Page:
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Supporting Our Veterans

Report Shows Post-9/11 Vets Have Far Higher Disability Ratings

About 41 percent of those who served in Afghanistan, Iraq, and other war zones after the terror attacks of Sept. 11, 2001, have disability ratings from the Department of Veterans Affairs (VA), compared to 25 percent of veterans of other eras, according to the annual survey of veterans employment and status by the Department of Labor’s Bureau of Labor Statistics (BLS).

Based on the Current Population Survey of 60,000 households in 2018, BLS said “41 percent of Gulf War-era II [post-9/11] veterans had a service-connected disability, compared with 25 percent of all veterans.”

The data on disability ratings came from a supplement to the population survey report for August 2018, which was co-sponsored by the VA and the Labor Department’s Veterans’ Employment and Training Service, the BLS report said.

In 2018, the nation had 19.2 million veterans, less than 8 percent of the total population. And 4.1 million of those veterans were from the Gulf War-era II period, covering September 2001 forward.

“In August 2018, 4.7 million veterans, or 25 percent of the total, had a service-connected disability,” the BLS said.

Among all veterans with a service-connected disability, 29 percent reported a disability rating of less than 30 percent, while another 41 percent had a rating of 60 percent or higher, the BLS said.

For veterans who served post-9/11, 41 percent, or 1.7 million, reported a service-connected disability in August 2018, and nearly half of those had a service-connected disability of 60 percent or more, BLS said.

The BLS report did not discuss why post-9/11 veterans have higher disability ratings than veterans of other eras, but Dr. Nicholas Armstrong, a senior researcher at Syracuse University’s Institute for Veterans and Military Families, suggested several reasons.

Advances in battlefield medicine and rapid evacuations to treatment centers have resulted in more veterans surviving wounds that would have killed them in previous wars, said Armstrong, a graduate of the U.S. Military Academy at West Point who served tours in Iraq and Afghanistan with the Army‘s 10th Mountain Division.

In addition, there’s a heightened awareness in the military and at the VA of the aftereffects of traumatic brain injury (TBI), along with more screenings for mental health issues resulting from post-traumatic stress, Armstrong said.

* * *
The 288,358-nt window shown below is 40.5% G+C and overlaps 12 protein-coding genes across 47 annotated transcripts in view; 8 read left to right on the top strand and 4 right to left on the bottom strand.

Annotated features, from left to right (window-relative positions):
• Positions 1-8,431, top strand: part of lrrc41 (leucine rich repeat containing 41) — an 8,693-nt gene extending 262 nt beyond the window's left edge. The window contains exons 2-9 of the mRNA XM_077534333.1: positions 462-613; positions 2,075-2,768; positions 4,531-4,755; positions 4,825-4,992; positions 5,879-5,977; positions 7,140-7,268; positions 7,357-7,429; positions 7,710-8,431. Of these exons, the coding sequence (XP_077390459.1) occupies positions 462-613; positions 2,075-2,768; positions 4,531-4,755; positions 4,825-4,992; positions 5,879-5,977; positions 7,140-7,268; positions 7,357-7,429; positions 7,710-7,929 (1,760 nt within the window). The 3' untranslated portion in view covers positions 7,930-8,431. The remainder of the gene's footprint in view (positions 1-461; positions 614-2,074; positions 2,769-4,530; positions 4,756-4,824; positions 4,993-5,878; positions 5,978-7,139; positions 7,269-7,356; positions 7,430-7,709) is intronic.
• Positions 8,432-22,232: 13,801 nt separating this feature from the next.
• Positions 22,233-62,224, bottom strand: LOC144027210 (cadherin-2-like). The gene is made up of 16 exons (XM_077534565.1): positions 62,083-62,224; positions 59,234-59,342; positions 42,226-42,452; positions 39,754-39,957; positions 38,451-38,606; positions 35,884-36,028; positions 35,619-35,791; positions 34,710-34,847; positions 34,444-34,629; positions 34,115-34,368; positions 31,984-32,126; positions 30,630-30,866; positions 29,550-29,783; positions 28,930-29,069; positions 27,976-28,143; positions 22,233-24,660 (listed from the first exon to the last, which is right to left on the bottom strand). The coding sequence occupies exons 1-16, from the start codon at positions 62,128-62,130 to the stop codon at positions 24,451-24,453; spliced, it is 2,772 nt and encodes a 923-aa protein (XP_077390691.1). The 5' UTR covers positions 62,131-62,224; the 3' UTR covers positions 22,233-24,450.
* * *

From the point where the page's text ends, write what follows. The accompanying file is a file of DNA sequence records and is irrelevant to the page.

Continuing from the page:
“If you look at the VA data on that, certainly post-9/11 generation veterans have been experiencing higher rates of service-connected disabilities than previous generations — that’s a fact,” he said.

Armstrong said advances in the ability to diagnose PTSD are “another of the many drivers, I would say, of the uptick in disability rates.”

Vets unemployment rates

The BLS report mainly focused on the unemployment rates for veterans and trends for veterans in the job market.

The unemployment rate for veterans who served on active duty at any time since September 2001 declined to 3.8 percent in 2018, down from around 4 percent for all of 2017. It’s a marked improvement from the double-digit jobless rates for post-9/11 vets in the recession period from 2011 to 2012, the BLS found.

For all veterans, the jobless rate was little changed at 3.5 percent in 2018, compared to 2017.

Other highlights from the 2018 data on veterans’ employment included the following:

  • The unemployment rate for female veterans declined to 3 percent in 2018, and the rate for male veterans was 3.5 percent, with little change over the year.
  • Of the total 326,000 unemployed veterans in 2018, 54 percent were ages 25 to 54, 40 percent were age 55 and over, and 6 percent were 18-24.
  • Veterans with a service-connected disability had an unemployment rate of 5.2 percent in August 2018, higher than the rate for veterans with no disability (3.5 percent).
  • About 1 in 3 employed veterans with a service-connected disability worked in the public sector in August 2018, compared with about one in five veterans with no disability.
  • The unemployment rate of veterans varied widely across the country, ranging from 1.4 percent in Iowa to 6.5 percent in the District of Columbia.
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